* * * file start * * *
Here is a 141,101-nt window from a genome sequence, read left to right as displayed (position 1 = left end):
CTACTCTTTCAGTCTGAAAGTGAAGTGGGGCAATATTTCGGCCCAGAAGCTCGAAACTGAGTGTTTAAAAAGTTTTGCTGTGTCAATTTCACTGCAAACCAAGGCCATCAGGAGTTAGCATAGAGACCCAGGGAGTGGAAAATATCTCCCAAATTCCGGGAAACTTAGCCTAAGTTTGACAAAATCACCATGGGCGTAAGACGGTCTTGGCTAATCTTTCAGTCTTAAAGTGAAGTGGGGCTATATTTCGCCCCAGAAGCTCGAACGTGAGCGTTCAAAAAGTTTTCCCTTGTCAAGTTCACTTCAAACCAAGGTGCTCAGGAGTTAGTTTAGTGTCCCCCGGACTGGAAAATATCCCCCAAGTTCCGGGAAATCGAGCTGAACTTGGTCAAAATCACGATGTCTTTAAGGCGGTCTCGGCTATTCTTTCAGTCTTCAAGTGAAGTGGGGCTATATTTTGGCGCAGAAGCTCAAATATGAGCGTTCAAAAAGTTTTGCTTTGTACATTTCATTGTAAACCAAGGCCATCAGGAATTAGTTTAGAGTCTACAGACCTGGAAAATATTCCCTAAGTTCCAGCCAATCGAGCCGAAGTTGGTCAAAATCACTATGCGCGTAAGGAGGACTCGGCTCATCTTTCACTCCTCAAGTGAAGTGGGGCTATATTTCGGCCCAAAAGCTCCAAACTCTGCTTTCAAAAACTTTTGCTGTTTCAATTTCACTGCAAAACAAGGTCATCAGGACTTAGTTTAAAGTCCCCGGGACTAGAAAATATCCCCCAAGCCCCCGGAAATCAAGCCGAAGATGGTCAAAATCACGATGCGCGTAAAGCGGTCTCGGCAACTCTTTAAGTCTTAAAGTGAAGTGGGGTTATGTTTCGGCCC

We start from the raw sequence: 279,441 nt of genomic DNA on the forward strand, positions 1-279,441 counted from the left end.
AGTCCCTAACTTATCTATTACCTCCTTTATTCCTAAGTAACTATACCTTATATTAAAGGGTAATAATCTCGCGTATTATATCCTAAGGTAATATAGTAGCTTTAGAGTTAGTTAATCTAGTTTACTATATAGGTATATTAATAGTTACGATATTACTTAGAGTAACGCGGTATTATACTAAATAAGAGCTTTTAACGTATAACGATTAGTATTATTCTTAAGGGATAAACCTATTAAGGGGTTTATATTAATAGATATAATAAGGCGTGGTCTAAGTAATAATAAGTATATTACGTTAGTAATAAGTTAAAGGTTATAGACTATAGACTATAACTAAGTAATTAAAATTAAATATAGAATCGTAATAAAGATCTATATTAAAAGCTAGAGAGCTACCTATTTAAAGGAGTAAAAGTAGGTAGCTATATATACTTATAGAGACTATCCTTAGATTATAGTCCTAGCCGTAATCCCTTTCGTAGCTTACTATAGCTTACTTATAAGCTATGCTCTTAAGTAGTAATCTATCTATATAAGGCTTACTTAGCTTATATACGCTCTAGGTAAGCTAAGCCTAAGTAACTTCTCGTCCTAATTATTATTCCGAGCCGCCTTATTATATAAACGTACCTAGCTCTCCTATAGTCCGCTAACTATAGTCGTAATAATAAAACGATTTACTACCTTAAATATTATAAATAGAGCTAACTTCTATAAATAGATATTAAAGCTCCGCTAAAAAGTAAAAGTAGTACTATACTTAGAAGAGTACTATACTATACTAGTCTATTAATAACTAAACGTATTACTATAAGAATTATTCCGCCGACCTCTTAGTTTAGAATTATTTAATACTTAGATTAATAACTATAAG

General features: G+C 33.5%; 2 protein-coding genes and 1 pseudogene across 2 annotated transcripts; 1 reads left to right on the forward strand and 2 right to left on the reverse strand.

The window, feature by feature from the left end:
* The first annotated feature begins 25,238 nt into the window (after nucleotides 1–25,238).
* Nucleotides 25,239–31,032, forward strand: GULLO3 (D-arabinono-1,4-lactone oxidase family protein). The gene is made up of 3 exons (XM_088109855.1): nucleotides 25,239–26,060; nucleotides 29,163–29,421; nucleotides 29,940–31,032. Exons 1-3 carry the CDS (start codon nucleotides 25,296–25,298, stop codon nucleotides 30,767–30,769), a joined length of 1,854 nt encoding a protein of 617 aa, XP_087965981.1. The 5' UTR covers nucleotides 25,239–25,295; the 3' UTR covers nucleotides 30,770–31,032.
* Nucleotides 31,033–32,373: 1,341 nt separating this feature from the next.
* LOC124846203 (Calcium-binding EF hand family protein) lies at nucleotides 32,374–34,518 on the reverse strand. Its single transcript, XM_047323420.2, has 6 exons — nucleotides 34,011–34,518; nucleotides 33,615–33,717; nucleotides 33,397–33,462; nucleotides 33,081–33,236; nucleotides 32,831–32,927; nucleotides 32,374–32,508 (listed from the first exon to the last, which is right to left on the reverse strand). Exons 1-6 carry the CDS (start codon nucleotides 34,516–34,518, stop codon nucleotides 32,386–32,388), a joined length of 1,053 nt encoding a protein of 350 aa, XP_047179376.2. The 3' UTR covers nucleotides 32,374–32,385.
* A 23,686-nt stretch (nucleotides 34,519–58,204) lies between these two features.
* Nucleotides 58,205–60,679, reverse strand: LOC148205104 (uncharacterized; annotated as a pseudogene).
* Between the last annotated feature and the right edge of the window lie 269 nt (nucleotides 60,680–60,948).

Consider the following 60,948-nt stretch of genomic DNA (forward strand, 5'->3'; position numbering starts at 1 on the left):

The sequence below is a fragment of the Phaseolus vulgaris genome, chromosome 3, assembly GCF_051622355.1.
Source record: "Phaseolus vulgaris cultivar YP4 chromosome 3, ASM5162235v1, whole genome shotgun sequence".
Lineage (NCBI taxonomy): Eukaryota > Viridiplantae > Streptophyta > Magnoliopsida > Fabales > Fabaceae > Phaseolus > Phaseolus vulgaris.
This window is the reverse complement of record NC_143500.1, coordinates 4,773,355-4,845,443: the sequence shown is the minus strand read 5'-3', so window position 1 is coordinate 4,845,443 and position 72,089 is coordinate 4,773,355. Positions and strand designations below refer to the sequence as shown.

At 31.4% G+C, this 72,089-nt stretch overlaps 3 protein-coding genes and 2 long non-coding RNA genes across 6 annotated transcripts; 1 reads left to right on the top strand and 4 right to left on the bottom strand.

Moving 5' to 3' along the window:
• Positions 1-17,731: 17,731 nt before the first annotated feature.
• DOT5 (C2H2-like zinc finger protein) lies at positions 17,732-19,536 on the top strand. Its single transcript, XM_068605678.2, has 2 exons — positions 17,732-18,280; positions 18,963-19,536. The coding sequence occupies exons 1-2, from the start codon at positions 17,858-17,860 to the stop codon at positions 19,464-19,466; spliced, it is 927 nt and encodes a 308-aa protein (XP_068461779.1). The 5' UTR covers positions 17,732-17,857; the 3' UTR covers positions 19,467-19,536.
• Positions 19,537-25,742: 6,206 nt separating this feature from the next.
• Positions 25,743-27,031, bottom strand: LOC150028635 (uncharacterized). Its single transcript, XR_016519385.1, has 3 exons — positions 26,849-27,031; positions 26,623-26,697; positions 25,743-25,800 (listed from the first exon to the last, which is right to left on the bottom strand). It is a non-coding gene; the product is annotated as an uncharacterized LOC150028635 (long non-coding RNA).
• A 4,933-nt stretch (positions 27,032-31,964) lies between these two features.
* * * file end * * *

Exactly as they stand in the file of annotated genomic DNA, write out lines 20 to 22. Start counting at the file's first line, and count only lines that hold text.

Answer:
Moving 5' to 3' along the window:
• Positions 1-17,731: 17,731 nt before the first annotated feature.
• DOT5 (C2H2-like zinc finger protein) lies at positions 17,732-19,536 on the top strand. Its single transcript, XM_068605678.2, has 2 exons — positions 17,732-18,280; positions 18,963-19,536. The coding sequence occupies exons 1-2, from the start codon at positions 17,858-17,860 to the stop codon at positions 19,464-19,466; spliced, it is 927 nt and encodes a 308-aa protein (XP_068461779.1). The 5' UTR covers positions 17,732-17,857; the 3' UTR covers positions 19,467-19,536.